Originally published 12/10/2013 and updated 6/13/2014
Minneapolis, Minn. - It's not just the NSA spying on your cell phone. KARE 11 has learned that two Minnesota law enforcement agencies have the ability to do the same.
In pursuit of suspects, The Hennepin County Sheriff's Office and Bureau of Criminal Apprehension have both used a tactic known as a "tower dumping," which gives police data about the identity, activity and location of any phone that connects to the targeted cellphone towers over a set span of time, usually an hour or two. A typical dump covers multiple towers, and wireless providers, and can net information from thousands of phones.
"This entire phenomenon is shrouded in secrecy," said Chris Soghoian with the ACLU. "The vast majority of people whose information is being collected are innocent of any crime. They're never told their information was requested and they're never told their information ended up in a government database."
Both agencies have also purchased cellular exploitation devices that go by the names of KingFish or StingRay. The devices mimic a cell phone tower and allow the agencies to extract data from nearby cell phones.
KARE 11's findings were part of a nationwide investigation conducted by USA Today which found at least 25 local agencies across the country are using these devices.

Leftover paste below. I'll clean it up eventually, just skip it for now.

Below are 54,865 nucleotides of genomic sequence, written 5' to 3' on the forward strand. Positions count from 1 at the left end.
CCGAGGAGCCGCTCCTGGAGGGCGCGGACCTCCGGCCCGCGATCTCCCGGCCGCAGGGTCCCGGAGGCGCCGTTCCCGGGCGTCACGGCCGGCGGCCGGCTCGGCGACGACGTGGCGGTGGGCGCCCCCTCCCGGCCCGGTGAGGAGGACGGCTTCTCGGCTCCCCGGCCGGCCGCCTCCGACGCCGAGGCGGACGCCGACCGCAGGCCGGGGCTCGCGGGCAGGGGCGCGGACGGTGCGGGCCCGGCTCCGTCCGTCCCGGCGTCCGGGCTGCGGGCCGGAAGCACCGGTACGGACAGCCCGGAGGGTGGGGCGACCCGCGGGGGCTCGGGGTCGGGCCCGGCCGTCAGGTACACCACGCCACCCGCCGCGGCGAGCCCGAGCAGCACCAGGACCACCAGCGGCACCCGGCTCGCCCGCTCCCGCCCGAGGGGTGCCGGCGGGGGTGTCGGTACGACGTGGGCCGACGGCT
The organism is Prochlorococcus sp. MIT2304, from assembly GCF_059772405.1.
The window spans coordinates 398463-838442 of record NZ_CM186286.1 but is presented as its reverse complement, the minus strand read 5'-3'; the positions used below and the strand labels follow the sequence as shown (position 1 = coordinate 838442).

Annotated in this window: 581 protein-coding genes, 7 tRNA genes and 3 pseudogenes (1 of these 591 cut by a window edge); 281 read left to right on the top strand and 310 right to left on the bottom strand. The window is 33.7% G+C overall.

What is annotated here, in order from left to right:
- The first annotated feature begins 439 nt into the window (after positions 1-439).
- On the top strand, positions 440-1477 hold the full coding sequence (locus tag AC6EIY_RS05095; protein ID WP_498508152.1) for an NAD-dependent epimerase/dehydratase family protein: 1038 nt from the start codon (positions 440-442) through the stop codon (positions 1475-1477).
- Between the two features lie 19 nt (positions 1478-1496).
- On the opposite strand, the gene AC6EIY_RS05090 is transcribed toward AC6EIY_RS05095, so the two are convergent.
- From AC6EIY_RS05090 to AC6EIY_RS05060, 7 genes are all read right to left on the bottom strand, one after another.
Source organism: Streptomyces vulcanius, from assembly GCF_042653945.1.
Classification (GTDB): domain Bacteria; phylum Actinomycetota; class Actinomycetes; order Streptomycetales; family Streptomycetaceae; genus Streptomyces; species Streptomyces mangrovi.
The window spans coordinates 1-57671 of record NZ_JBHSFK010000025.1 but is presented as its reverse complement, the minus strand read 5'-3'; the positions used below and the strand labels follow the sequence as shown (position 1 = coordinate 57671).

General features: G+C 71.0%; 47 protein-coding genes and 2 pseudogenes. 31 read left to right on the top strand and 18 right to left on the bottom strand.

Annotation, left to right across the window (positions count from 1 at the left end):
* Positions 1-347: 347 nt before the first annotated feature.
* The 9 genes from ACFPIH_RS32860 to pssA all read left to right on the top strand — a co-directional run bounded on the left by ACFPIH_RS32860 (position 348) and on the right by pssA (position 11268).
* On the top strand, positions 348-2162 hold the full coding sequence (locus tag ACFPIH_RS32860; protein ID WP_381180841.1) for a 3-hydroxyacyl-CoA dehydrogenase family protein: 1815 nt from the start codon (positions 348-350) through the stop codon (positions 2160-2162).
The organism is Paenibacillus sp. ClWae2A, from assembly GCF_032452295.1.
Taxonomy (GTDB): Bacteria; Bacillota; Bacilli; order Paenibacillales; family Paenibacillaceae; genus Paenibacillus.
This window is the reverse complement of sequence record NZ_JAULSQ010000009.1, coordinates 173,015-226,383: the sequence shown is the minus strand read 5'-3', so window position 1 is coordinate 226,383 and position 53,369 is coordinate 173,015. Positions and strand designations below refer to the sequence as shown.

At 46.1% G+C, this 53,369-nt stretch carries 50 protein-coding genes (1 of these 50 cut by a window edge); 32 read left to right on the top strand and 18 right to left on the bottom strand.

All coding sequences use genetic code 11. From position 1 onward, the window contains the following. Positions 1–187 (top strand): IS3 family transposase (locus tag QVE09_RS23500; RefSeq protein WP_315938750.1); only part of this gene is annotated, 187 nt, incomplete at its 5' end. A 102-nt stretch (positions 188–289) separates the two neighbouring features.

Few are willing to talk about them or what happens to innocent people's data that is collected.
The Hennepin County Sheriff's Office and BCA denied our requests for on-camera interviews.
A spokesperson for the sheriff's office said, "The device is used for serious felony-level crime or an emergency when locating an individual is critical. The Chief Deputy approves its use in each particular case and there is a court order in place authorizing its use."
Any information KARE 11 received, including a purchase order for the device, was obtained through requests filed under the Freedom of Information Act. Most of what we requested was denied on the basis that it would compromise investigative techniques.
"It just behooves me and it's arrogant kind of attitude of government," said Minnesota privacy advocate Rich Neumeister.
Neumeister plans to lobby the legislature to update it's decades-old privacy laws in the next session to require a warrant when using cellular exploitation devices.
"You've got to remember, information is power," said Neumeister. "And power unchecked, in the long run, can hurt us all."
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